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Am J Gastroenterol. 1996 Nov;91(11):2347-54.

Relevance of the ferret model of Helicobacter-induced gastritis to evaluation of antibacterial therapies.

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Abbott Laboratories, Abbott Park, Illinois, USA.



The goals of the study were 1) to evaluate the efficacy of clinically relevant antibacterial therapies in the ferret model of Helicobacter-induced gastritis and 2) to compare these results to the efficacy achieved clinically in humans.


Ferrets were inoculated with H. mustelae, and gastritis was allowed to develop. The double therapy of clarithromycin and omeprazole and the triple therapies of clarithromycin or amoxicillin with metronidazole and omeprazole were administered. Efficacy was evaluated by Helicobacter burden cultured from biopsy samples and by histopathological evaluation of Helicobacter burden and gastric inflammation with pylorus and fundus samples obtained 4 wk after the end of antibacterial therapy.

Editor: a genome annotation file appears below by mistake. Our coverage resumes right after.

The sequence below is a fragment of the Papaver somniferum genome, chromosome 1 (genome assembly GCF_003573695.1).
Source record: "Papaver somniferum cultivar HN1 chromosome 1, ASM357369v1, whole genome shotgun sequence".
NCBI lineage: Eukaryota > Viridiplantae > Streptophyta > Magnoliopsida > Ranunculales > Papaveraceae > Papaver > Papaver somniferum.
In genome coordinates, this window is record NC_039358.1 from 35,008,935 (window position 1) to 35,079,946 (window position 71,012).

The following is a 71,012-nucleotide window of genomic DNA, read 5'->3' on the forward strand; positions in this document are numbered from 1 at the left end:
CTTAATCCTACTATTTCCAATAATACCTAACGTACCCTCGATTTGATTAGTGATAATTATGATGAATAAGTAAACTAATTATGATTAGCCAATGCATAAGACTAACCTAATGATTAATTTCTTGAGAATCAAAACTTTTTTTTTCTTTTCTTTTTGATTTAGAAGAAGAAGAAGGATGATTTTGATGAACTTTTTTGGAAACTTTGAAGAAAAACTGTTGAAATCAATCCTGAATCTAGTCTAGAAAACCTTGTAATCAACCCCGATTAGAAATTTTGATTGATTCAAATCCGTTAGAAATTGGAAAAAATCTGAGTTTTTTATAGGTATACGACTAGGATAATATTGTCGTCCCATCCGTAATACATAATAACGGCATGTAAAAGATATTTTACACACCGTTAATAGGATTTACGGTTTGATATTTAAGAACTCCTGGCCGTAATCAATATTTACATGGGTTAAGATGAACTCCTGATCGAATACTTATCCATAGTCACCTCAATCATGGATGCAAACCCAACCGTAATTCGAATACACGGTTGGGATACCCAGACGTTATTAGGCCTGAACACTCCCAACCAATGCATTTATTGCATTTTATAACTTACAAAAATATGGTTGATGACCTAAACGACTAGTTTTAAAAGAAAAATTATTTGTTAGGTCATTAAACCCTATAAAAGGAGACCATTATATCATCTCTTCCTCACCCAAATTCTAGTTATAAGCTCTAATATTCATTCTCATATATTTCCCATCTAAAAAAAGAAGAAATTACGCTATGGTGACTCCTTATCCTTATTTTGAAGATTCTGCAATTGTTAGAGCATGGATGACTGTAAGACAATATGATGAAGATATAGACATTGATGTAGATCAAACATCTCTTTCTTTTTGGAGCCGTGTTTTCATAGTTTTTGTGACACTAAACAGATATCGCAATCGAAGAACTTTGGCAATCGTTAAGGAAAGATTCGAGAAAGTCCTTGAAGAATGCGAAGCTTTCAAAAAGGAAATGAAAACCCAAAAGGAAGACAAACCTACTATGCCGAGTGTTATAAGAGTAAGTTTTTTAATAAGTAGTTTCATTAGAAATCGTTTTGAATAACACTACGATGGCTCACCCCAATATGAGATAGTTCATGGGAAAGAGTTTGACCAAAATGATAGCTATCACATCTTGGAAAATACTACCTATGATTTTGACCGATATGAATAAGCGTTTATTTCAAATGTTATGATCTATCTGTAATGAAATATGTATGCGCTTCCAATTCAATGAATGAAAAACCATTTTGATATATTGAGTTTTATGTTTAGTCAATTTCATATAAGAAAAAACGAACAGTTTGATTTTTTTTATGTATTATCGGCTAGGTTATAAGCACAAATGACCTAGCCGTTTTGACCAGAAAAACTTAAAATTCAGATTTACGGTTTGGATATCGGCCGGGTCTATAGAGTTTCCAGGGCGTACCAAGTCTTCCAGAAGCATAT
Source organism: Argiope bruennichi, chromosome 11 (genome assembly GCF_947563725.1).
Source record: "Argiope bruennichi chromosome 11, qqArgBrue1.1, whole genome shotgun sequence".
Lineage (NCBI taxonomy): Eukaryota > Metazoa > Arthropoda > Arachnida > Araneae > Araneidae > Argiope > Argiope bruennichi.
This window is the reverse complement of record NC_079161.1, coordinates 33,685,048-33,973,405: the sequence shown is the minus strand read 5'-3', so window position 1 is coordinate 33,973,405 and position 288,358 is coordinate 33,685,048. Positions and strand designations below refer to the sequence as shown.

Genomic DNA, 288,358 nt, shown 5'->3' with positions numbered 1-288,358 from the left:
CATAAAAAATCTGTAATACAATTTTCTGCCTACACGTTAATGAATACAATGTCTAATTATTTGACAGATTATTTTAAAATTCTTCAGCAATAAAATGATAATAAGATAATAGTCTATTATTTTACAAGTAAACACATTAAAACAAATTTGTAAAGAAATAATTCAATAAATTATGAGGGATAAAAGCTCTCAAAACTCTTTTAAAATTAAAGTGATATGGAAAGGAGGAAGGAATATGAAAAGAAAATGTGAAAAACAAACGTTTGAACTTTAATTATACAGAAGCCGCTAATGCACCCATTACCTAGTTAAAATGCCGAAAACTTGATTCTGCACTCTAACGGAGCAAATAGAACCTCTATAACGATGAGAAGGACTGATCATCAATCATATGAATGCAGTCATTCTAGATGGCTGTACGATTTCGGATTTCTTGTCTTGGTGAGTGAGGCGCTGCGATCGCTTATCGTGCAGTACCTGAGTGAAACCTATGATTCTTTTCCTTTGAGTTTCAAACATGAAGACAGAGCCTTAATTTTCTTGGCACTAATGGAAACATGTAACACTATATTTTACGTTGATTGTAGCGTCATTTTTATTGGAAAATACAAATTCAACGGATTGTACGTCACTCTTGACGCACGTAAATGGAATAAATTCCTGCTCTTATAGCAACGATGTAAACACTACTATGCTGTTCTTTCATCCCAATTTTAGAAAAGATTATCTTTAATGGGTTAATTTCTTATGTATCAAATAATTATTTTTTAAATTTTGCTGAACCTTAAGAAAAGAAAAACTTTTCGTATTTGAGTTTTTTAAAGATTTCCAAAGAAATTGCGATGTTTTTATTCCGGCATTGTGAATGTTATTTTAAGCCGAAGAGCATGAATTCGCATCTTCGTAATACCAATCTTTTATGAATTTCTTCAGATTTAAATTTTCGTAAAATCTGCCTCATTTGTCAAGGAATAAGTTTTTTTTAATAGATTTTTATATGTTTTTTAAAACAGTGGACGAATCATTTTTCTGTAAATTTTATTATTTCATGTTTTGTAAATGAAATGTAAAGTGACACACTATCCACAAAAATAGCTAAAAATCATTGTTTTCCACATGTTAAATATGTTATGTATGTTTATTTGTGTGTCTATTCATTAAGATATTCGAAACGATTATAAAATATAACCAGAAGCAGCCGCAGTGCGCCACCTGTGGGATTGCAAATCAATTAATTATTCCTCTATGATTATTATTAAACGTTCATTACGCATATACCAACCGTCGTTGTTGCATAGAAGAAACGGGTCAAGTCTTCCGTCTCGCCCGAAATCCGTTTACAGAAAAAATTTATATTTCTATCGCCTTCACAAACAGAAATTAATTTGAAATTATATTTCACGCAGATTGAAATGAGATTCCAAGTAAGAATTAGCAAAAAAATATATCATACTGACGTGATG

Clarithromycin-based double and triple therapies significantly reduced Helicobacter burden and decreased gastric inflammation. Clarithromycin-based double therapy was more effective than amoxicillin-based triple therapy. Reduction of the length of clarithromycin therapy from 14 to 7 days decreased efficacy. Antibacterial therapies in the ferret did not produce eradication rates comparable to clinical results, even though the serum concentrations of clarithromycin in ferret were in excess of concentrations used in humans. Relapse of Helicobacter infection after the end of therapy occurred in some cases.


Although the ferret model of Helicobacter gastric infection underestimated the clinical efficacy of antibacterial treatments in humans, the model was valuable for comparing the relative efficacy of antibacterial therapies.

[Indexed for MEDLINE]

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